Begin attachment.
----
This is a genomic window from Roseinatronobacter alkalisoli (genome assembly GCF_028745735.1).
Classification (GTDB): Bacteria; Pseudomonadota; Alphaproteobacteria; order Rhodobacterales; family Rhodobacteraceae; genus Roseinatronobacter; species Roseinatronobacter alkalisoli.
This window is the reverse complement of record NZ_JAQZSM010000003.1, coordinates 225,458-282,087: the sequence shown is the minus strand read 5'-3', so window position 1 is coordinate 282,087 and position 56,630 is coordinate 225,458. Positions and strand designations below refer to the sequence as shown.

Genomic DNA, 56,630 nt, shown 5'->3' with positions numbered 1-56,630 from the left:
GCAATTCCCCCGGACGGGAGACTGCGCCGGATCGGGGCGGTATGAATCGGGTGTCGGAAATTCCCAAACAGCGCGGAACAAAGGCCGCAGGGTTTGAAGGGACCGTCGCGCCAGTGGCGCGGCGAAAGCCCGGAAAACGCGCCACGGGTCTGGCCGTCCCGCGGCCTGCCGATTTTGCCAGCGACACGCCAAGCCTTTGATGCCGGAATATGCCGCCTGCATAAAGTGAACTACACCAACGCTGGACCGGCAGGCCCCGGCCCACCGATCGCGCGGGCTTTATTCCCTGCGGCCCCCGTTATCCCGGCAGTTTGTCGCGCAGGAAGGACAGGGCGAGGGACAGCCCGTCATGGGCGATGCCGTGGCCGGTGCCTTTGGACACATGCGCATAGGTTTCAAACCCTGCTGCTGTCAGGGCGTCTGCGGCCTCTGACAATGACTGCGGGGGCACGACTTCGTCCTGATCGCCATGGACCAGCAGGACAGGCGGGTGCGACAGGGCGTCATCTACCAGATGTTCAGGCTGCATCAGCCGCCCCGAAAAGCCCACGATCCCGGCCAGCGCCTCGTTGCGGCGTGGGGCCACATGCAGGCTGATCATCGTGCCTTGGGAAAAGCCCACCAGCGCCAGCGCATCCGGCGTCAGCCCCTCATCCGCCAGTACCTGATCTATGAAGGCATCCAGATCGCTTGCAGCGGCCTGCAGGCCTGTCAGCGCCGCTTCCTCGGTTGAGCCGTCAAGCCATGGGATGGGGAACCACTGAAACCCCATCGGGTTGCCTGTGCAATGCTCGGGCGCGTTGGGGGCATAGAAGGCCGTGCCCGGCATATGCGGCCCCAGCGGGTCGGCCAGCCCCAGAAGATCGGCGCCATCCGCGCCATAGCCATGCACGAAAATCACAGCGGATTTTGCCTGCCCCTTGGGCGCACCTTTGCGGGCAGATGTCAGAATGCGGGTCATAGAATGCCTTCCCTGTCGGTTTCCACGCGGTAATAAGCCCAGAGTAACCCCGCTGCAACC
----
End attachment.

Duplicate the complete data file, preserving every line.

This is a genomic window from Roseinatronobacter alkalisoli (genome assembly GCF_028745735.1).
Classification (GTDB): Bacteria; Pseudomonadota; Alphaproteobacteria; order Rhodobacterales; family Rhodobacteraceae; genus Roseinatronobacter; species Roseinatronobacter alkalisoli.
This window is the reverse complement of record NZ_JAQZSM010000003.1, coordinates 225,458-282,087: the sequence shown is the minus strand read 5'-3', so window position 1 is coordinate 282,087 and position 56,630 is coordinate 225,458. Positions and strand designations below refer to the sequence as shown.

Genomic DNA, 56,630 nt, shown 5'->3' with positions numbered 1-56,630 from the left:
GCAATTCCCCCGGACGGGAGACTGCGCCGGATCGGGGCGGTATGAATCGGGTGTCGGAAATTCCCAAACAGCGCGGAACAAAGGCCGCAGGGTTTGAAGGGACCGTCGCGCCAGTGGCGCGGCGAAAGCCCGGAAAACGCGCCACGGGTCTGGCCGTCCCGCGGCCTGCCGATTTTGCCAGCGACACGCCAAGCCTTTGATGCCGGAATATGCCGCCTGCATAAAGTGAACTACACCAACGCTGGACCGGCAGGCCCCGGCCCACCGATCGCGCGGGCTTTATTCCCTGCGGCCCCCGTTATCCCGGCAGTTTGTCGCGCAGGAAGGACAGGGCGAGGGACAGCCCGTCATGGGCGATGCCGTGGCCGGTGCCTTTGGACACATGCGCATAGGTTTCAAACCCTGCTGCTGTCAGGGCGTCTGCGGCCTCTGACAATGACTGCGGGGGCACGACTTCGTCCTGATCGCCATGGACCAGCAGGACAGGCGGGTGCGACAGGGCGTCATCTACCAGATGTTCAGGCTGCATCAGCCGCCCCGAAAAGCCCACGATCCCGGCCAGCGCCTCGTTGCGGCGTGGGGCCACATGCAGGCTGATCATCGTGCCTTGGGAAAAGCCCACCAGCGCCAGCGCATCCGGCGTCAGCCCCTCATCCGCCAGTACCTGATCTATGAAGGCATCCAGATCGCTTGCAGCGGCCTGCAGGCCTGTCAGCGCCGCTTCCTCGGTTGAGCCGTCAAGCCATGGGATGGGGAACCACTGAAACCCCATCGGGTTGCCTGTGCAATGCTCGGGCGCGTTGGGGGCATAGAAGGCCGTGCCCGGCATATGCGGCCCCAGCGGGTCGGCCAGCCCCAGAAGATCGGCGCCATCCGCGCCATAGCCATGCACGAAAATCACAGCGGATTTTGCCTGCCCCTTGGGCGCACCTTTGCGGGCAGATGTCAGAATGCGGGTCATAGAATGCCTTCCCTGTCGGTTTCCACGCGGTAATAAGCCCAGAGTAACCCCGCTGCAACC